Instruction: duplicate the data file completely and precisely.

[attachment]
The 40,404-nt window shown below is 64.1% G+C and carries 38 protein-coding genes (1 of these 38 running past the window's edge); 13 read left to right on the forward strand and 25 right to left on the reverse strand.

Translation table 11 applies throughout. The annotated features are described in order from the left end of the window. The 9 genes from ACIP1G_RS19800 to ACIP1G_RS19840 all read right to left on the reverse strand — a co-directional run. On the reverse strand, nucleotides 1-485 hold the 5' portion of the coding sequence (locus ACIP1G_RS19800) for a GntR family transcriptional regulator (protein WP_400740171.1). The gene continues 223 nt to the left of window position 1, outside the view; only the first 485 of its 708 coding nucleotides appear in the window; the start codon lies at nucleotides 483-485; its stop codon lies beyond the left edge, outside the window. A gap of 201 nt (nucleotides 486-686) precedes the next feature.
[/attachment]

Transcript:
The 40,404-nt window shown below is 64.1% G+C and carries 38 protein-coding genes (1 of these 38 running past the window's edge); 13 read left to right on the forward strand and 25 right to left on the reverse strand.

Translation table 11 applies throughout. The annotated features are described in order from the left end of the window. The 9 genes from ACIP1G_RS19800 to ACIP1G_RS19840 all read right to left on the reverse strand — a co-directional run. On the reverse strand, nucleotides 1-485 hold the 5' portion of the coding sequence (locus ACIP1G_RS19800) for a GntR family transcriptional regulator (protein WP_400740171.1). The gene continues 223 nt to the left of window position 1, outside the view; only the first 485 of its 708 coding nucleotides appear in the window; the start codon lies at nucleotides 483-485; its stop codon lies beyond the left edge, outside the window. A gap of 201 nt (nucleotides 486-686) precedes the next feature.